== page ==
On 4 April 2016 Afghanistan’s Ministry of Public Works signed a contract for Canadian consultancy Canarail to undertake a technical feasibility study for a proposed railway which would run from Herat to the Turkmenistan Railways railhead and freight yard at Torghundi.1 The study is expected to take six months to complete, with the Asian Development Bank covering the US$$1,603,500 cost.2
Contract between MoPW and Canarail International Company for economic and technical studies of Herat – Torghondi project has been signed.
H.E. Eng. Mahmoud Baligh, Minister of Public Works said “this railway project involves five countries as of China, Kazakhstan [sic; the Persian-language version of the announcement appears to say Kyrgyzstan, which would make more sense], Tajikistan, Iran and Afghanistan, which connect Asia to Europe through Turkmenistan and Azerbaijan. Although Afghanistan is a mountainous country & developing road network is very challenging, but to become a part of transit countries which is our historic and old vision so we have to develop the railway network to reach major economic powers, this issue for increasing domestic revenues and enhance economic growth plays a major role”.
Mentioned project takes 200 km length and will last 6 months to construct and cost $ 1.6 Million USD which is funded by Asian Development Bank.
Source: Contract of Technical and Economic studies of (Herat – Torghondi railway) has been signed, Ministry of Public Works, 5 April 2016
This seems to be referring to the Five Nations railway plan for a corridor from China to Central Asia, Afghanistan and Iran. It is not clear what the 200 km refers to; Herat to the border is about 80 km in a straight line. US$1.6m might fund the technical study, but wouldn’t cover much construction work.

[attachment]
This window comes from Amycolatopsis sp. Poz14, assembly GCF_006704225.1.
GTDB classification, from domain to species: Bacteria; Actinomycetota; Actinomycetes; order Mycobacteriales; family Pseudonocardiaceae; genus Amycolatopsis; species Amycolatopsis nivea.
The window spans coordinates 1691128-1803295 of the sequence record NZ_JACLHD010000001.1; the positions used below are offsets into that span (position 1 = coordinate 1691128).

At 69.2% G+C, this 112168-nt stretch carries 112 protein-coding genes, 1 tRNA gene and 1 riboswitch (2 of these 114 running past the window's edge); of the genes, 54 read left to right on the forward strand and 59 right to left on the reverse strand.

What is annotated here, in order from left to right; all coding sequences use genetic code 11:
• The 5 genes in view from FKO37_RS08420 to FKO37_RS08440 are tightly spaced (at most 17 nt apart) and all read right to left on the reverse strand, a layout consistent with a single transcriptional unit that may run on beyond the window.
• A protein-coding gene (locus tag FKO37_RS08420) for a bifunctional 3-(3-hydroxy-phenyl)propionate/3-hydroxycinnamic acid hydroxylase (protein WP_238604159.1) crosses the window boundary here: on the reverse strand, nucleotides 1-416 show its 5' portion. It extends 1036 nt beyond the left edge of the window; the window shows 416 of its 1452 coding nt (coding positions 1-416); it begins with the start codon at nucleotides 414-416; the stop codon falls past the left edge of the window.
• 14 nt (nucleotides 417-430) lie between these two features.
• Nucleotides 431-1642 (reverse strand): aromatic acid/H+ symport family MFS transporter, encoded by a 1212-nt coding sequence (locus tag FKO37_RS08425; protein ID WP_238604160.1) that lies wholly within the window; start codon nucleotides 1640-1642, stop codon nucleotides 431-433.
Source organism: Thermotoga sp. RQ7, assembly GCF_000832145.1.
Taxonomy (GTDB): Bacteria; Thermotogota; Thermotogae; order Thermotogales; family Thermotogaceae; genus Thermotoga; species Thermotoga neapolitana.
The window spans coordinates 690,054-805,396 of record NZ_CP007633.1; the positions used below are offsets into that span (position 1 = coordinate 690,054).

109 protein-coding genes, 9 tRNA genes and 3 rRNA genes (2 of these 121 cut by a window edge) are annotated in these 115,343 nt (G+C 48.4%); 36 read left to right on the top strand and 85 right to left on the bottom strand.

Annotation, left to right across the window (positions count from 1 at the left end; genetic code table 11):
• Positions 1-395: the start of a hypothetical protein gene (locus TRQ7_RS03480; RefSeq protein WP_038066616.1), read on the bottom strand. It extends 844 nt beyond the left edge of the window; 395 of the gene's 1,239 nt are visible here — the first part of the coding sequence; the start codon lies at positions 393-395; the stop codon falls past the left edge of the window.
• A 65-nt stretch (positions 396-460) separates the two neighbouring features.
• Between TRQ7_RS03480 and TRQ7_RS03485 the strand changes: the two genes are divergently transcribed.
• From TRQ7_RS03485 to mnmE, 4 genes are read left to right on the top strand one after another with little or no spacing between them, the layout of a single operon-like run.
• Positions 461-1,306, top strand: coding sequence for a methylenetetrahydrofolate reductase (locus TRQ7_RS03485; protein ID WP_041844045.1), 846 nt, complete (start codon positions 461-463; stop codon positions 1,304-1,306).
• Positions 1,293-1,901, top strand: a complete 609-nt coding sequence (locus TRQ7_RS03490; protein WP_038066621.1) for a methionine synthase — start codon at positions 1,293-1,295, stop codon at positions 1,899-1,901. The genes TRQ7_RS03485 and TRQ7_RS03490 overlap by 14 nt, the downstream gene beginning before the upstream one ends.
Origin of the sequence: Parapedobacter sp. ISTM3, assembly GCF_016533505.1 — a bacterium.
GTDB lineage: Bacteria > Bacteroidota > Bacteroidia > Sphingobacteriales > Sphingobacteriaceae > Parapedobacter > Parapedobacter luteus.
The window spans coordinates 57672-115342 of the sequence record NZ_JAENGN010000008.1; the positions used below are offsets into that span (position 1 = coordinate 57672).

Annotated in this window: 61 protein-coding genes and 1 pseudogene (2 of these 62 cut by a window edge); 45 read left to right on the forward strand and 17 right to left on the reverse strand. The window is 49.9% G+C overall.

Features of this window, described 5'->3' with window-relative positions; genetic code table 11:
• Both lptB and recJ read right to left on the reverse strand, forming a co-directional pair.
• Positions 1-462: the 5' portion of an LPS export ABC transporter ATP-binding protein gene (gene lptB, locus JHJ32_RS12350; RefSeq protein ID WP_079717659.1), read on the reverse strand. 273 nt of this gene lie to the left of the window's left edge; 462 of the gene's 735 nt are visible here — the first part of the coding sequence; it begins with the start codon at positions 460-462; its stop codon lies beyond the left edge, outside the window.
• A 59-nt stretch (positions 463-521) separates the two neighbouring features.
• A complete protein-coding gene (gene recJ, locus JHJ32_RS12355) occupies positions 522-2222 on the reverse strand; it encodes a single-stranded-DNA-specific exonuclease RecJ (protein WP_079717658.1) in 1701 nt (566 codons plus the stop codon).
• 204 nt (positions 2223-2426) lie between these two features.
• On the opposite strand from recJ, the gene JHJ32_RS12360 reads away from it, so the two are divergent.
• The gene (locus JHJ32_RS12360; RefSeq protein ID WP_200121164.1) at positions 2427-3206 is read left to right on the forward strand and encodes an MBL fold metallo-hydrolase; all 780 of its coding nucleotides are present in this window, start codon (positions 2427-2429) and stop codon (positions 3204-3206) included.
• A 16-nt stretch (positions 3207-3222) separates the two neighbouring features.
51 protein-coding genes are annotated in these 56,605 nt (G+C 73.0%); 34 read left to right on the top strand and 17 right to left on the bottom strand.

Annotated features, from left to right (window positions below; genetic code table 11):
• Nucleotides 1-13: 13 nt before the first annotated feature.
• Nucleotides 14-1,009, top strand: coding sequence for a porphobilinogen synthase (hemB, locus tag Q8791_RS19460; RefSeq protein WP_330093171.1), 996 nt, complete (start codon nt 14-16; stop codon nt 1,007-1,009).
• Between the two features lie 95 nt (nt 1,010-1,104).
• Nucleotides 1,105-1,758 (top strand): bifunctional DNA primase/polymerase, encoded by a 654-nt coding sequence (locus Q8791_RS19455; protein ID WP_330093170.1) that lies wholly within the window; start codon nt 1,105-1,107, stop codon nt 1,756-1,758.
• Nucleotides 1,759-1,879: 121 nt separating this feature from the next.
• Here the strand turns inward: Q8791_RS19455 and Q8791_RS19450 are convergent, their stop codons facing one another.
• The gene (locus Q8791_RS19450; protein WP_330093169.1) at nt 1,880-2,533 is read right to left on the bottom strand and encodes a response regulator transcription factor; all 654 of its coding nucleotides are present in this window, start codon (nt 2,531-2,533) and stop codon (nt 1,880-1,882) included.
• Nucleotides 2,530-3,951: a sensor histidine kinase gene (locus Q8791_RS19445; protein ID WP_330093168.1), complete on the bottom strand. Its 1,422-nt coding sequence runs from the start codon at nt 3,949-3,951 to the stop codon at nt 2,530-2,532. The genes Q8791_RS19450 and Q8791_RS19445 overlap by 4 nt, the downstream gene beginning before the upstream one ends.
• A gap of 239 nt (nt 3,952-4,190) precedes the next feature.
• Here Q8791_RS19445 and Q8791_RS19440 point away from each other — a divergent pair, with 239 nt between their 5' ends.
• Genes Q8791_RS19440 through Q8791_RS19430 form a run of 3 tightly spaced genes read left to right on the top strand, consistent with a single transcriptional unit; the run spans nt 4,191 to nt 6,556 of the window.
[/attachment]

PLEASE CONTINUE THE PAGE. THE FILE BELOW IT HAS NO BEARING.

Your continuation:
In December 2013 the Ministry of Public Works had appointed Canarail and Appleton Consulting to undertake a 12-month study of the feasibility of extending the Hairatan to Mazar-i-Sharif railway around 225 km west to Sheberghan, Andkhoy and Aqina, and around 50 km northeast to the border with Tajikistan.
During the 19th Century Great Game era there was concern in Britain that Russia might one day build a rail link from the Trans-Caspian Railway to Herat, which it was feared would be a useful base for any Russian advance on India. British strategists – serious and armchair – debated the merits of building a railway to Kandahar as a counter-move. It was reported that the Russians had a stockpile of railway materials at Kushka (now Serhetabat) which would have enabled them to build a line to Herat in a hurry, and the British set up a supply depot at Chaman on the Indian frontier containing the track components which would be required for their line to Kandahar.
- Contract of Technical and Economic studies of (Herat – Torghondi railway) has been signed, Ministry of Public Works, Afghanistan, 5 April 2016 ↩
- Herat railway feasibility study contract signed, RailwayGazette.com, 18 April 2016 ↩